Discovery Makes Its Space Deliveries

This image provided by NASA Friday July 7, 2006 shows a nadir view of Discovery's crew cabin as photographed by one of the Expedition 13 crewmembers onboard the International Space Station during the RPM survey prior to docking of the two spacecraft.
AP Photo/NASA
The Discovery astronauts have successfully installed the 10-ton Leonardo cargo module on the international space station.

Among the goodies awaiting the space station crew were a new stationary bicycle for exercise, an oxygen generator that will eventually allow the space station to support six inhabitants, a machine that cools the station's cabin air and a lab freezer for scientific samples.

Unloading items 220 miles above Earth was even more difficult than moving into a house since at least there's gravity on the ground, Steve Lindsey, Discovery's commander, said in interviews with reporters on the ground.

"It's really kind of a challenge because you're in zero-G ... you've got to go very, very slow because if you go fast, you kind of run into things and bump into other equipment," Lindsey said. "It's kind of an interesting choreography we have to go through."

For the first time in three years, the space station has three crew members — European Space Agency astronaut Thomas Reiter on Thursday joined Pavel Vingogradov and Jeff Williams, who marked their 100th day at the space station Friday.

Discovery's six remaining shuttle crew members awoke Friday to a recording of The Beatles' "Good Day Sunshine," a choice of astronaut Lisa Nowak's family.

Flight controllers also told Discovery's crew that they expected NASA managers on Friday to extend the mission by a day to allow for a third spacewalk. That would bring the mission to 13 days.


Shuttle Updates From CBS Space Consultant Bill Harwood
Meanwhile, Nowak, pilot Mark Kelly, and Stephanie Wilson were gearing up to carry out so-called focused inspections of Discovery's heat shield to double check several areas of interest that were noticed during earlier inspections.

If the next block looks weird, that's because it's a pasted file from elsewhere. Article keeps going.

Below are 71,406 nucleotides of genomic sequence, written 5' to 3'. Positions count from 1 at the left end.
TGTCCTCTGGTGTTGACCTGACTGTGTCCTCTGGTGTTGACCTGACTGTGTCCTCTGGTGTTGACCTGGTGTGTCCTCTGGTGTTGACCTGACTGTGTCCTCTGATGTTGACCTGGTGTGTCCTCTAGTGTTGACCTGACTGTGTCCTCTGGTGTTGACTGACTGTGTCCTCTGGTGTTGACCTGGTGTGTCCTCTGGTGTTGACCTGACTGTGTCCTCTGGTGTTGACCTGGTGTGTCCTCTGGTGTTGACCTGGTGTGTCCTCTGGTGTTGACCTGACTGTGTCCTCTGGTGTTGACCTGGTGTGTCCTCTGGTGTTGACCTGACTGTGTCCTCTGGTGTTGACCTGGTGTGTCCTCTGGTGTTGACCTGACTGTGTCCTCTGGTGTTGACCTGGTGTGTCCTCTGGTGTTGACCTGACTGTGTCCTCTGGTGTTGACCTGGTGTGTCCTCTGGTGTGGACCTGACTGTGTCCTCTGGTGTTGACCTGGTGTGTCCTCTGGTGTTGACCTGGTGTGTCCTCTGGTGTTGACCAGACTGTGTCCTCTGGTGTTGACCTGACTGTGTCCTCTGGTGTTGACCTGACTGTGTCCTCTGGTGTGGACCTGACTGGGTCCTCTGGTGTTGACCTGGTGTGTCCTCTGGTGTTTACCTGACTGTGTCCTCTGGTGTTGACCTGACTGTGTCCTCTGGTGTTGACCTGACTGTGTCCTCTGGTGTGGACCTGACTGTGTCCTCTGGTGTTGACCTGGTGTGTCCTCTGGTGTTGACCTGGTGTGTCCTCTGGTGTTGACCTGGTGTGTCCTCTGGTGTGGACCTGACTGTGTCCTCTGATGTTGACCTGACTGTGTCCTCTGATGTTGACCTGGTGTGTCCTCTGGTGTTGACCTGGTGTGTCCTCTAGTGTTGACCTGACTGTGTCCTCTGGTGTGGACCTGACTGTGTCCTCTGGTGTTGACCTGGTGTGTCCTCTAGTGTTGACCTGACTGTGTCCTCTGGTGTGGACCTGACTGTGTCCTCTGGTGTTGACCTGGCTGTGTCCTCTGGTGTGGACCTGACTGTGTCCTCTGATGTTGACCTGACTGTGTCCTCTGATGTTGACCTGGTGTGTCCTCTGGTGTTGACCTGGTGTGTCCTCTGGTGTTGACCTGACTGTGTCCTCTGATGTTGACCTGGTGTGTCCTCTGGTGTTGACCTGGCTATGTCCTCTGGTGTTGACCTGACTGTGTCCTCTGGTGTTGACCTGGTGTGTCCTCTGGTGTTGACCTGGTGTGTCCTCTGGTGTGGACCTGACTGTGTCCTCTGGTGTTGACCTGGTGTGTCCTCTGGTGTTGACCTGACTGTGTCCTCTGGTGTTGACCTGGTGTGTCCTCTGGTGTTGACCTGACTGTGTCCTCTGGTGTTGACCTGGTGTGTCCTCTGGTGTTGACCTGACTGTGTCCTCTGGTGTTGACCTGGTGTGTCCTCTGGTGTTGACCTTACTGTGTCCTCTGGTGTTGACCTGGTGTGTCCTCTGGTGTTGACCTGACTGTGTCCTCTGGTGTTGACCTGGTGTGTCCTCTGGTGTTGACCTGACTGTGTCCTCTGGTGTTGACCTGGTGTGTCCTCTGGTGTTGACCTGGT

The robotic arm and boom were used two days ago to examine the shuttle's nose cap and wings for damage. Before docking Thursday, Lindsey maneuvered the shuttle into a back flip so that the space station's crew could photograph the shuttle's belly and transmit to the images to engineers in Houston.

CBS News Space Consultant Bill Harwood reports one area of concern involves three gap fillers seen protruding above the surface of surrounding heat-shield tiles on the shuttle's belly. One is toward the edge of the shuttle's left wing, another is near a propellant feedline access door and the third (assuming it actually is a gap filler) is located just behind Discovery's reinforced carbon carbon nose cap.

Gap fillers are thin, ceramic cloth spacers used to smooth the flow of air across the gaps between tiles and to prevent adjacent tiles from rubbing against each other too much during the vibration and stress of launch. The gap fillers are bonded in place, pull tested before launch and their upper surfaces are flush with the surrounding tiles.

Gap fillers occasionally shake loose and extend up into the airflow during re-entry and disrupt the smooth, laminar flow of supersonic air across the belly of the shuttle. Known as "tripping the boundary layer," this phenomenon can create eddies of turbulence that, in turn, result in higher downstream heating.